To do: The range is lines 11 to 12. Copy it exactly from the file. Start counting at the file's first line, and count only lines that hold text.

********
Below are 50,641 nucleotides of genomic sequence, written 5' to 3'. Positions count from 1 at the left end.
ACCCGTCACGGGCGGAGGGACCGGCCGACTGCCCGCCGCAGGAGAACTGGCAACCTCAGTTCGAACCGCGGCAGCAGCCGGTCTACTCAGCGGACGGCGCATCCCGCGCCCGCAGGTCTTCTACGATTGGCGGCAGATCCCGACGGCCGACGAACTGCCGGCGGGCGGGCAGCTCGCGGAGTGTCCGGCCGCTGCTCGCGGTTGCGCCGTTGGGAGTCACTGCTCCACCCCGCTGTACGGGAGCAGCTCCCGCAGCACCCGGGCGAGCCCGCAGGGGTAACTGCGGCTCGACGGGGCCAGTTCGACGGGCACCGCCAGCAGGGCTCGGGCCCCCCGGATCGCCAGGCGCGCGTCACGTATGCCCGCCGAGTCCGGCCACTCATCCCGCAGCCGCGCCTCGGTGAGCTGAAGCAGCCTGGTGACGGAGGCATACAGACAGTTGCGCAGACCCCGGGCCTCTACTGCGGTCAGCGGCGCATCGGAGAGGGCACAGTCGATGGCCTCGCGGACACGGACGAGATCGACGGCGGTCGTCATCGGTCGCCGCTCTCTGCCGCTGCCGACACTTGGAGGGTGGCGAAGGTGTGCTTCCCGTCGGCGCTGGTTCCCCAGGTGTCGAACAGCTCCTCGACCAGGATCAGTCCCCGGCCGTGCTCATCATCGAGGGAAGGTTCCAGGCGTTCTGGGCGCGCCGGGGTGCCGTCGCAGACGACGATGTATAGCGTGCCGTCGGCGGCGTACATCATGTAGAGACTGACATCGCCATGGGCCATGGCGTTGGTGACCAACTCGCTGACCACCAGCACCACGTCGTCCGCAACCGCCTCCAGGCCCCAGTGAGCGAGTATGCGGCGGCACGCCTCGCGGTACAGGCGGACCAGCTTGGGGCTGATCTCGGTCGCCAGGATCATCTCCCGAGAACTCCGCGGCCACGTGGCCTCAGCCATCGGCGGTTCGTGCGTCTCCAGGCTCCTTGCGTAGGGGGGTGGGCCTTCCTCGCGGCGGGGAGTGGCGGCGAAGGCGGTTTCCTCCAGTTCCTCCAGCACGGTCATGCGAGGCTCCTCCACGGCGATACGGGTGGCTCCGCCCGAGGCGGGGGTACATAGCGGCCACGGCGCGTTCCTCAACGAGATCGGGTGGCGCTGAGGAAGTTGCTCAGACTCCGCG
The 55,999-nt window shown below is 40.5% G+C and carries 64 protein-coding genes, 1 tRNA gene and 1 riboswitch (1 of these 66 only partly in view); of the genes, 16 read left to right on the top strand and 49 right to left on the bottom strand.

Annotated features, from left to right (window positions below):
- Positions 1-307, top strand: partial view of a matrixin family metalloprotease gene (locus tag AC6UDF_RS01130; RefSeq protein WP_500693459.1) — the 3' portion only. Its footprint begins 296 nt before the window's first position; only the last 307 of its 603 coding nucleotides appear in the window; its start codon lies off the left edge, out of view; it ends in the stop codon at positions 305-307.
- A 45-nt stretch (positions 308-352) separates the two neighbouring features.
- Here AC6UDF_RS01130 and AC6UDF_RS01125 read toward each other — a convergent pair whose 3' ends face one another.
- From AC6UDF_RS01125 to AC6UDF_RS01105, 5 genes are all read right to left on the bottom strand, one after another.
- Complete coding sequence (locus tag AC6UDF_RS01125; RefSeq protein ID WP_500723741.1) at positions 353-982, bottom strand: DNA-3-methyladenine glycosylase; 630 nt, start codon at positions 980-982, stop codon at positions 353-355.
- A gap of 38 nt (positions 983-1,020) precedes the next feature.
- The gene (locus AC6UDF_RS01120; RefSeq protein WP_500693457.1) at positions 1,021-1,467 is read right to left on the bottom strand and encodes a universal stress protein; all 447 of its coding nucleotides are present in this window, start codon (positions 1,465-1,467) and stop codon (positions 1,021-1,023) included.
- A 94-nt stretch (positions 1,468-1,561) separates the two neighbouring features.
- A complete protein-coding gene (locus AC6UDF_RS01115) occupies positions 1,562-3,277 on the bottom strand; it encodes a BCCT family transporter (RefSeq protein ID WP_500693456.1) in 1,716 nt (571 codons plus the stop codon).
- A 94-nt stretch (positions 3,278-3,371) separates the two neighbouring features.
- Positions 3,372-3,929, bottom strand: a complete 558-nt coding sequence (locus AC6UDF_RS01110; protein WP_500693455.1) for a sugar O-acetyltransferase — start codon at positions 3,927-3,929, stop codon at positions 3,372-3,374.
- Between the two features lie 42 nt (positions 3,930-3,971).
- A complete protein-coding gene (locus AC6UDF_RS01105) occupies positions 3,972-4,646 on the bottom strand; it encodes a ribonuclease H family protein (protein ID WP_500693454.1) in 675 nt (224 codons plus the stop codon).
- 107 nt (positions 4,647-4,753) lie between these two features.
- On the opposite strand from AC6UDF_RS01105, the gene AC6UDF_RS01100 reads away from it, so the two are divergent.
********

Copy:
- The gene (locus AC6UDF_RS01120; RefSeq protein WP_500693457.1) at positions 1,021-1,467 is read right to left on the bottom strand and encodes a universal stress protein; all 447 of its coding nucleotides are present in this window, start codon (positions 1,465-1,467) and stop codon (positions 1,021-1,023) included.
- A 94-nt stretch (positions 1,468-1,561) separates the two neighbouring features.